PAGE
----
The palace, which overlooks the Grand Canal, was designed in 1600 by Baldassare Longhena (1598-1682), commissioned by the noble Pesaro family.
The building was planned in a tripartite scheme, a part on the Grand Canal with a staircase to interrupt the entrance hall, the internal courtyard and the service part.
On the death of Longhena, the continuation was entrusted to Gian Antonio Gaspari who modified the original plan, removing the staircase and modifying the internal courtyard, it was finished in 1710.
The palace was inherited by the Gradenigo family which was subsequently purchased by Duke La Masa.
In 1889 the Duchess Felicita Bevilacqua La Masa donated it to the Municipality of Venice so that it could be used for the diffusion of the figurative and industrial art of little-known artists.
In 1902 it was destined to house the Gallery of Modern Art which is the first in Italy for the number and quality of foreign works and the second for Italian works.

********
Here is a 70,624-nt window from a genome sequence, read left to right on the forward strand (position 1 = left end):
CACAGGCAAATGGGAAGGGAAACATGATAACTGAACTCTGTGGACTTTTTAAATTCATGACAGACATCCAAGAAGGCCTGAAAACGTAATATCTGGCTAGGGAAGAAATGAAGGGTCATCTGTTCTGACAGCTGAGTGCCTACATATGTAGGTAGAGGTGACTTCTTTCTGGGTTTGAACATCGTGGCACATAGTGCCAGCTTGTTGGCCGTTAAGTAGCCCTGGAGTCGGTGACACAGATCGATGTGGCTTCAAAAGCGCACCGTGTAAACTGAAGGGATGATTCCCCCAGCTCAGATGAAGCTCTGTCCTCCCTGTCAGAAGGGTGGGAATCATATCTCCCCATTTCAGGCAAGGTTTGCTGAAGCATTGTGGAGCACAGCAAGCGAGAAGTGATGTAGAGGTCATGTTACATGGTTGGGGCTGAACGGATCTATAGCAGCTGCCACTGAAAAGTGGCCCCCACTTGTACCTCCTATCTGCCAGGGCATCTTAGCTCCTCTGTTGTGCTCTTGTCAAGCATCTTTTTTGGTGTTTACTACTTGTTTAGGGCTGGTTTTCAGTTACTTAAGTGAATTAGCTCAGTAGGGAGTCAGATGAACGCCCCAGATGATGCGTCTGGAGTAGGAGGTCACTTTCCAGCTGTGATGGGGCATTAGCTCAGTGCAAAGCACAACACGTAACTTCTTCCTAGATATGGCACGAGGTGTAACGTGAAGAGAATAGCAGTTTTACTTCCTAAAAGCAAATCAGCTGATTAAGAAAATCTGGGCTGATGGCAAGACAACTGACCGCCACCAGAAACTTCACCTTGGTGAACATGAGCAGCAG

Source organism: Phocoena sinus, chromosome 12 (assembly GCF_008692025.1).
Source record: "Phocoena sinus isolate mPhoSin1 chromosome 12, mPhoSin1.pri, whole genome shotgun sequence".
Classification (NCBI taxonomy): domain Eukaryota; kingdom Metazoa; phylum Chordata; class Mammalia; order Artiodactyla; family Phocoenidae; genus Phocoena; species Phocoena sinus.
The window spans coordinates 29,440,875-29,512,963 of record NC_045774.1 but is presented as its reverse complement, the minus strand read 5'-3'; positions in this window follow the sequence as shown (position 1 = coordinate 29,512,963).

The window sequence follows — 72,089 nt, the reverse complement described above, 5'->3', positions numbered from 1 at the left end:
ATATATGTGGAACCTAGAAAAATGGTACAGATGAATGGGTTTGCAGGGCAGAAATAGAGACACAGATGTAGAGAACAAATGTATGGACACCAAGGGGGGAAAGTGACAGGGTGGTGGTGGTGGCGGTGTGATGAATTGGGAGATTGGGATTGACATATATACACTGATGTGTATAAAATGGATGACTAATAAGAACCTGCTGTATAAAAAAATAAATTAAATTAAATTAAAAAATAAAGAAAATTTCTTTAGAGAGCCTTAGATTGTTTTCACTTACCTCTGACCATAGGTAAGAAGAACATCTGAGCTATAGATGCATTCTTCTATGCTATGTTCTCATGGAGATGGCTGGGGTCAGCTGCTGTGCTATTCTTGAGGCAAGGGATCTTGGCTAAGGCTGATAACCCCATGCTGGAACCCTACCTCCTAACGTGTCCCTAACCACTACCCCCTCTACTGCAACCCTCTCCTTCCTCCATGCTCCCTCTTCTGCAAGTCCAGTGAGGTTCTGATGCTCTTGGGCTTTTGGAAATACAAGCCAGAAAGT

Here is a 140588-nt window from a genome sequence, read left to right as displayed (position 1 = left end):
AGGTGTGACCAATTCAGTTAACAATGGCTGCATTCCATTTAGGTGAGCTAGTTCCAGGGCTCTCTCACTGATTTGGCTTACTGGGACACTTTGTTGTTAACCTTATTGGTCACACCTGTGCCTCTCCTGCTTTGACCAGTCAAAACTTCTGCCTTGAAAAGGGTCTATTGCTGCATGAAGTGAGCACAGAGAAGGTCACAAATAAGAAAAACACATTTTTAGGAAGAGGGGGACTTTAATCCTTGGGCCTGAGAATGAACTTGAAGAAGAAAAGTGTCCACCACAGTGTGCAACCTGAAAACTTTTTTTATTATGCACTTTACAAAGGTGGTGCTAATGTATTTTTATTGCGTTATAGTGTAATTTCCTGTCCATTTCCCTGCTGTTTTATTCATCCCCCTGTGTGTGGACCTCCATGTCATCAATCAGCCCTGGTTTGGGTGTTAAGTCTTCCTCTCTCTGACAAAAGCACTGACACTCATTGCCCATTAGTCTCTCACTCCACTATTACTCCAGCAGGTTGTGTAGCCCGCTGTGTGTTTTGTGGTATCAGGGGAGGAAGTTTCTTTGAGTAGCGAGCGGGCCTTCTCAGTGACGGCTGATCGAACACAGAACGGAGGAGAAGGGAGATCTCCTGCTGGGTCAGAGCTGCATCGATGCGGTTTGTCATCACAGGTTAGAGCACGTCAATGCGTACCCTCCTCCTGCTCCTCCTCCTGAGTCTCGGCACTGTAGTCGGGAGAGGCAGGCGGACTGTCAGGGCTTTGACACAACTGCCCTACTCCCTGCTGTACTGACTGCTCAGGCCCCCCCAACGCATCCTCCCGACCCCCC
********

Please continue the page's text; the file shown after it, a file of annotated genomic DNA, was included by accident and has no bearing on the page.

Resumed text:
Among the works stand out masterpieces by Kandinsky (1866-1944), Klee (1879-1940), Moore (1891-1986), Matisse (1869-1954), Chagall (1887-1985), Klimt (1862-1918), Wild ( 1868-1931), Minne (1866-1941) with "The man with the wineskin" work in marble, as well as an important selection of Italian artists such as M-Rosso (1858-1928) with the work "Madame X" wax on plaster structure, A.Martini (1889-1947) with "Il centrometrista" work in bronze, Leoncillo (1915-1968) with "La partigiana veneta" work in polychrome majolica, U. Mastroianni (1910-1998) with the "Man" work in fir wood.
Its library specializes in the history of the eighteenth and nineteenth centuries, with particular regard to the Venetian exhibition activity. The book heritage comes from the Cà Pesaro International Gallery of Modern Art as a gift from various national and foreign institutes.
The Library is proposed as a reference for all scholars of modern and contemporary Italian and international art.